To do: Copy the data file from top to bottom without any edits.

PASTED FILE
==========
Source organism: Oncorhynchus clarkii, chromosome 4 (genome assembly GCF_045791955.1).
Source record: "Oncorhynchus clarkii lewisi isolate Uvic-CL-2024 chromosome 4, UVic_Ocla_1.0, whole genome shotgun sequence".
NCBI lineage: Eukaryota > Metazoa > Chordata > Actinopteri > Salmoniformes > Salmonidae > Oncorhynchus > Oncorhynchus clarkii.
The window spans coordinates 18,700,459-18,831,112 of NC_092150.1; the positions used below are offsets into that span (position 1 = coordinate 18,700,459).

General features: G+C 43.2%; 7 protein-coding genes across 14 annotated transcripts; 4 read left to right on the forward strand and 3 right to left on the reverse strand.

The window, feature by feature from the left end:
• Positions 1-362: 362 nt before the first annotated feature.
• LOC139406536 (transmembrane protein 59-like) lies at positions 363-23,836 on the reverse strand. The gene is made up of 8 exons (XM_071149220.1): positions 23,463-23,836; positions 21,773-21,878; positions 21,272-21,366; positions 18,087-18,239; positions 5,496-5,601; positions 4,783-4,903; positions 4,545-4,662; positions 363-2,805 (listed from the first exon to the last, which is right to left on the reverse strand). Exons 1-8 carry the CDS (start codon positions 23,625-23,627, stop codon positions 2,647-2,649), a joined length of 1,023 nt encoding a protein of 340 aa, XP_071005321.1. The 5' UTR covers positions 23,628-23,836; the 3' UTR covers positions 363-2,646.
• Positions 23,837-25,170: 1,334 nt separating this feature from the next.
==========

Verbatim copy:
Source organism: Oncorhynchus clarkii, chromosome 4 (genome assembly GCF_045791955.1).
Source record: "Oncorhynchus clarkii lewisi isolate Uvic-CL-2024 chromosome 4, UVic_Ocla_1.0, whole genome shotgun sequence".
NCBI lineage: Eukaryota > Metazoa > Chordata > Actinopteri > Salmoniformes > Salmonidae > Oncorhynchus > Oncorhynchus clarkii.
The window spans coordinates 18,700,459-18,831,112 of NC_092150.1; the positions used below are offsets into that span (position 1 = coordinate 18,700,459).

General features: G+C 43.2%; 7 protein-coding genes across 14 annotated transcripts; 4 read left to right on the forward strand and 3 right to left on the reverse strand.

The window, feature by feature from the left end:
• Positions 1-362: 362 nt before the first annotated feature.
• LOC139406536 (transmembrane protein 59-like) lies at positions 363-23,836 on the reverse strand. The gene is made up of 8 exons (XM_071149220.1): positions 23,463-23,836; positions 21,773-21,878; positions 21,272-21,366; positions 18,087-18,239; positions 5,496-5,601; positions 4,783-4,903; positions 4,545-4,662; positions 363-2,805 (listed from the first exon to the last, which is right to left on the reverse strand). Exons 1-8 carry the CDS (start codon positions 23,625-23,627, stop codon positions 2,647-2,649), a joined length of 1,023 nt encoding a protein of 340 aa, XP_071005321.1. The 5' UTR covers positions 23,628-23,836; the 3' UTR covers positions 363-2,646.
• Positions 23,837-25,170: 1,334 nt separating this feature from the next.